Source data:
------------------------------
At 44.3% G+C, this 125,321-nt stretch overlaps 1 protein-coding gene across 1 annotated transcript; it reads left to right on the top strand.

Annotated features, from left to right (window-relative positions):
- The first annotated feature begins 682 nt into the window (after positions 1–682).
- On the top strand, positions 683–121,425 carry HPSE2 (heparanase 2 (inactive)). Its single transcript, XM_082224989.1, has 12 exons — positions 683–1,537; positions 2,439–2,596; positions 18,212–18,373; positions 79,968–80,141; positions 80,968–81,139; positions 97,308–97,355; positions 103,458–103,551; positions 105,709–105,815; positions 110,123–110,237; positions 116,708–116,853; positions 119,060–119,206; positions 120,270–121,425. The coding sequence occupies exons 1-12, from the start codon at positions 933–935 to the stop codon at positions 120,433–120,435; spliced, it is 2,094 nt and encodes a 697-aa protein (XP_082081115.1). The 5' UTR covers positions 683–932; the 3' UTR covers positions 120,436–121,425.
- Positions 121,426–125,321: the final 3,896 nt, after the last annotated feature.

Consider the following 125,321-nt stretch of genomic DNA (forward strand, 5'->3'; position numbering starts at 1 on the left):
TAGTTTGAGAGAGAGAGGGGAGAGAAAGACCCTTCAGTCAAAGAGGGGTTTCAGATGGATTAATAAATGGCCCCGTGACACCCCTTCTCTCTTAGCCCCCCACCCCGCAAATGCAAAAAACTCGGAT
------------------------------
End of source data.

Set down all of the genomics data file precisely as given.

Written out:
At 44.3% G+C, this 125,321-nt stretch overlaps 1 protein-coding gene across 1 annotated transcript; it reads left to right on the top strand.

Annotated features, from left to right (window-relative positions):
- The first annotated feature begins 682 nt into the window (after positions 1–682).
- On the top strand, positions 683–121,425 carry HPSE2 (heparanase 2 (inactive)). Its single transcript, XM_082224989.1, has 12 exons — positions 683–1,537; positions 2,439–2,596; positions 18,212–18,373; positions 79,968–80,141; positions 80,968–81,139; positions 97,308–97,355; positions 103,458–103,551; positions 105,709–105,815; positions 110,123–110,237; positions 116,708–116,853; positions 119,060–119,206; positions 120,270–121,425. The coding sequence occupies exons 1-12, from the start codon at positions 933–935 to the stop codon at positions 120,433–120,435; spliced, it is 2,094 nt and encodes a 697-aa protein (XP_082081115.1). The 5' UTR covers positions 683–932; the 3' UTR covers positions 120,436–121,425.
- Positions 121,426–125,321: the final 3,896 nt, after the last annotated feature.

Consider the following 125,321-nt stretch of genomic DNA (forward strand, 5'->3'; position numbering starts at 1 on the left):
TAGTTTGAGAGAGAGAGGGGAGAGAAAGACCCTTCAGTCAAAGAGGGGTTTCAGATGGATTAATAAATGGCCCCGTGACACCCCTTCTCTCTTAGCCCCCCACCCCGCAAATGCAAAAAACTCGGAT